During the four weeks that Dr. Heye’s visit to Emory, she and her faculty hosts worked on plans to improve the pediatric emergency admission process at Black Lion Hospital, and she also gave a lecture on Ethiopian case management procedures for Emory faculty, fellows, and residents. As one of two pediatric emergency physicians at Black Lion, Dr. Heye emphasizes the importance of simulations to establish efficient intake procedures. She constructed pediatric emergency room simulations and had hands-on training in new, iPad-based applications for the use of ultrasound technology in emergency pediatrics.

When asked about her motivation to participate in the Faculty Visitor Program, Dr. Heye answered, “We want this to be a research partnership to help not only clinical and patient improvement, but also for academic gain to propagate our research findings in other African countries about simulation-based learning in the emergency room and how ultrasound can be used for pediatrics.”

Eskadmas Yinesu Belay is chief medical physicist and lecturer in the Department of Radiation Oncology at Addis Ababa University. His clinical interest is in the support and development of radiation oncology services in low- and middle-income countries, focusing on patient safety and treatment quality in resource-constrained radiotherapy settings across Africa.

Mr. Belay connected with Emory colleagues who share his focus on improving safety procedures and quality assurance through more robust training for those using radiotherapy technology. In their application, Dr. Tian Liu, associate professor of radiation oncology and vice-chair and director of medical dosimetry at Winship Cancer Institute, and Tosin Kayode, chief medical dosimetrist at Winship Cancer Institute, emphasized that both Emory and AAU would benefit from the resulting research, education, and clinical training through their work with Yinesu. Dr. Liu noted that hosting Belay “would lay the foundation for broader research collaboration in radiation oncology between AAU and Winship Cancer Institute,” and that the subsequent research would be useful in designing studies specific to the Ethiopian population.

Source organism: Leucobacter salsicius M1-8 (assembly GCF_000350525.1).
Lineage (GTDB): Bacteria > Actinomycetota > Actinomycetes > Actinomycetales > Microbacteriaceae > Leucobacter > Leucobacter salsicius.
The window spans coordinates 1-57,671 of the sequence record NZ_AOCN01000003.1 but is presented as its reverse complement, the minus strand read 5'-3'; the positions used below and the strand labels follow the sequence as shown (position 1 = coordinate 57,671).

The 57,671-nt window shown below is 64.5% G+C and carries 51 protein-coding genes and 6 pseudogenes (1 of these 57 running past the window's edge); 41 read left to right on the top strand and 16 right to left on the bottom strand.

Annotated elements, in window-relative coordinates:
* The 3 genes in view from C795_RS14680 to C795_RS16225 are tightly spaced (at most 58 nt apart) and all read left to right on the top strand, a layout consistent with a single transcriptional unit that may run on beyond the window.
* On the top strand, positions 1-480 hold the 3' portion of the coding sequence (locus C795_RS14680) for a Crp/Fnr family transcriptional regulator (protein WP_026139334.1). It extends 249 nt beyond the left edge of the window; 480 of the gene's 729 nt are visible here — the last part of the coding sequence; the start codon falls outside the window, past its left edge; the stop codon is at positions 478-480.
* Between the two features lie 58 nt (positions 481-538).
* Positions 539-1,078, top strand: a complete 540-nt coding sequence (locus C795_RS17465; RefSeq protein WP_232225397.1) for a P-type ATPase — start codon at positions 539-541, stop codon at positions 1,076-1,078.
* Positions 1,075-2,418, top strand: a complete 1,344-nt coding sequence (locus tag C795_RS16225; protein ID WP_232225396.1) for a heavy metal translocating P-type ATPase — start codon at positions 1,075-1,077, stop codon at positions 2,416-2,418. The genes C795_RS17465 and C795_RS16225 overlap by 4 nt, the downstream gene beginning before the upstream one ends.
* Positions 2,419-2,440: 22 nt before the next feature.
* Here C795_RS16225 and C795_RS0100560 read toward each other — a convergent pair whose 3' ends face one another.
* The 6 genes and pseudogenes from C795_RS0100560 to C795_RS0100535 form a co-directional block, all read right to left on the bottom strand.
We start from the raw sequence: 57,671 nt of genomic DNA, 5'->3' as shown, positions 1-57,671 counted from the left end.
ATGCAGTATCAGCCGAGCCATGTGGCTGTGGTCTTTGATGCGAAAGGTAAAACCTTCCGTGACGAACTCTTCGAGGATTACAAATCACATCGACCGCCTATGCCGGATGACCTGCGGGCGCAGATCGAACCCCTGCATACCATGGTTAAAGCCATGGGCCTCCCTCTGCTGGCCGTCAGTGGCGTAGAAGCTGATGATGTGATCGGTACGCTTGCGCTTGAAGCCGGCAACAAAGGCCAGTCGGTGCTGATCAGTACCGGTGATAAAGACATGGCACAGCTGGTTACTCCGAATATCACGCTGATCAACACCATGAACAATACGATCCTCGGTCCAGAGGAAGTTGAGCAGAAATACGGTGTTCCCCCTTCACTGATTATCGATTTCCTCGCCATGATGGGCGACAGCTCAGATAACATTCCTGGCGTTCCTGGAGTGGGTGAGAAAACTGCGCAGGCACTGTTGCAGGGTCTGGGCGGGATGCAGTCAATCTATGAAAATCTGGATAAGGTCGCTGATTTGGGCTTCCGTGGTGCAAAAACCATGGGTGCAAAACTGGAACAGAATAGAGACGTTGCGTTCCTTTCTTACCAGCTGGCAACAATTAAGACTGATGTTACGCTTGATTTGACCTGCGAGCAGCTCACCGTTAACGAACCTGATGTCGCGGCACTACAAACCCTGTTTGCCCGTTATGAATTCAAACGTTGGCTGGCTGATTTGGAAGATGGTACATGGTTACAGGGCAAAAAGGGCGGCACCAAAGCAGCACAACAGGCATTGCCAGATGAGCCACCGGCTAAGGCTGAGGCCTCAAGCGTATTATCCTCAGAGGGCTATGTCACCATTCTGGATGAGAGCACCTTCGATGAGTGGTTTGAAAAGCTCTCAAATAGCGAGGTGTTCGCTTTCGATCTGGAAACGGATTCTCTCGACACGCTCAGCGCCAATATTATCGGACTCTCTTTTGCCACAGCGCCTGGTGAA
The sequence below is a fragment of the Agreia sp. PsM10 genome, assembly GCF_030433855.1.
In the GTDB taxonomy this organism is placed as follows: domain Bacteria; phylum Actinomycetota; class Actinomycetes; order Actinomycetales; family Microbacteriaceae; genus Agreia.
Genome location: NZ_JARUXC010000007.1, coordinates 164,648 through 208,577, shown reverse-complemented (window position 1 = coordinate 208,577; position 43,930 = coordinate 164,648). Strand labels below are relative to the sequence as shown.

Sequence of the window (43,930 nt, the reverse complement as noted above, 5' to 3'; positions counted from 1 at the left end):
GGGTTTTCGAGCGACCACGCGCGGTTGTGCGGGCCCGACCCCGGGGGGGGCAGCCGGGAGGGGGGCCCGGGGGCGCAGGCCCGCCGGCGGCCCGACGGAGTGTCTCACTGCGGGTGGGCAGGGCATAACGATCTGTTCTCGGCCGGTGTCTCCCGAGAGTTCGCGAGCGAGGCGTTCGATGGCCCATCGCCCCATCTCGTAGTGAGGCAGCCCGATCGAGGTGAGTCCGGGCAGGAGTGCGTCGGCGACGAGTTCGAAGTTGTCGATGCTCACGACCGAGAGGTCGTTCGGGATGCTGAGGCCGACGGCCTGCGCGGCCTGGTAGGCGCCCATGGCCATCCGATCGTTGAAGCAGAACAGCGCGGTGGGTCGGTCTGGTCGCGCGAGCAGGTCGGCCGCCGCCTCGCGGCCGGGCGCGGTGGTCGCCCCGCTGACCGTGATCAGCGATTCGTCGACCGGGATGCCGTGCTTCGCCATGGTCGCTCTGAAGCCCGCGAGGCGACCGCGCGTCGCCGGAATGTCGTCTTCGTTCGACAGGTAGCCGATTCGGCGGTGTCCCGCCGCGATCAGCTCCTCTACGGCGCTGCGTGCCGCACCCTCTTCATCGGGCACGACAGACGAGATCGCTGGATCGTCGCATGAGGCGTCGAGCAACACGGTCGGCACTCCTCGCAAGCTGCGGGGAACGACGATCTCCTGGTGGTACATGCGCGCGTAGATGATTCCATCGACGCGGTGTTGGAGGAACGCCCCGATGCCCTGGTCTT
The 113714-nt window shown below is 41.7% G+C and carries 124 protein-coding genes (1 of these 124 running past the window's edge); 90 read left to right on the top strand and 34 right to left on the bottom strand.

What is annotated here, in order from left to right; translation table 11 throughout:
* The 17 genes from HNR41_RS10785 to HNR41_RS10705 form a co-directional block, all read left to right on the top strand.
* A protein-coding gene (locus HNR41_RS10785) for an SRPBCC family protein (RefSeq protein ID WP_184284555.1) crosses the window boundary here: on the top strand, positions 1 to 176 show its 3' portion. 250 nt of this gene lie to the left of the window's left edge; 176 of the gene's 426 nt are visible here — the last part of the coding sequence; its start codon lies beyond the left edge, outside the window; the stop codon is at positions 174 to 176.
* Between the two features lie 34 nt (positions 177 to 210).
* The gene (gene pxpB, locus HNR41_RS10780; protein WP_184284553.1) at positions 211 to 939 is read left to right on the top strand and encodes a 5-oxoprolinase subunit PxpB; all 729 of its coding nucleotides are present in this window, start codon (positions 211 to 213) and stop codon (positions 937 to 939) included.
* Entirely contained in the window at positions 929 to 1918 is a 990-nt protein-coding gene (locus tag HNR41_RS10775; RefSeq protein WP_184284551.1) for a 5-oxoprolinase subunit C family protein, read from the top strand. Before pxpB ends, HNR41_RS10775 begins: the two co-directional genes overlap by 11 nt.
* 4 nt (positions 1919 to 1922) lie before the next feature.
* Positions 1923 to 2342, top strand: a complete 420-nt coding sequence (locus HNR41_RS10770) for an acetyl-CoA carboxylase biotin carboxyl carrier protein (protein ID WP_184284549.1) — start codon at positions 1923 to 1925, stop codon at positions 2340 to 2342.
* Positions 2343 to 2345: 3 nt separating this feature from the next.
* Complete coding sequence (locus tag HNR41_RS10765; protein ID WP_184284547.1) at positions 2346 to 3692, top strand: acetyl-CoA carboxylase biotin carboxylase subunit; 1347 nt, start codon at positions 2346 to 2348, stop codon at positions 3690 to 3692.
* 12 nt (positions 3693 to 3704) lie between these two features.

“Medical physics is a very young profession in Ethiopia. The Faculty Visitor Program has been a great opportunity to meet colleagues at Emory who are very experienced and highly skilled in radiotherapy physics,” said Mr. Belay. “Dr. Liu and I have already drafted a research project and presented at a conference on the topic of patient safety and treatment quality to create a quality assurance program.”

The Faculty Visitor program was designed to have broad appeal, and applicants from any school or discipline are encouraged to apply. The Office of Global Strategy and Initiatives (GSI) will announce and begin accepting proposals for the second program cycle in early 2020.

“The program parameters are broad by design,” said GSI Director of Programs and Services, Chris Rapalje. “We hope faculty from across Emory will take advantage of this unique opportunity to foster cross-cultural collaboration.”

Learn more about the Emory University - Addis Ababa University Faculty Visitor Program established by the Office of Global Strategy and Initiatives (GSI) and Emory’s longstanding engagement in Ethiopia.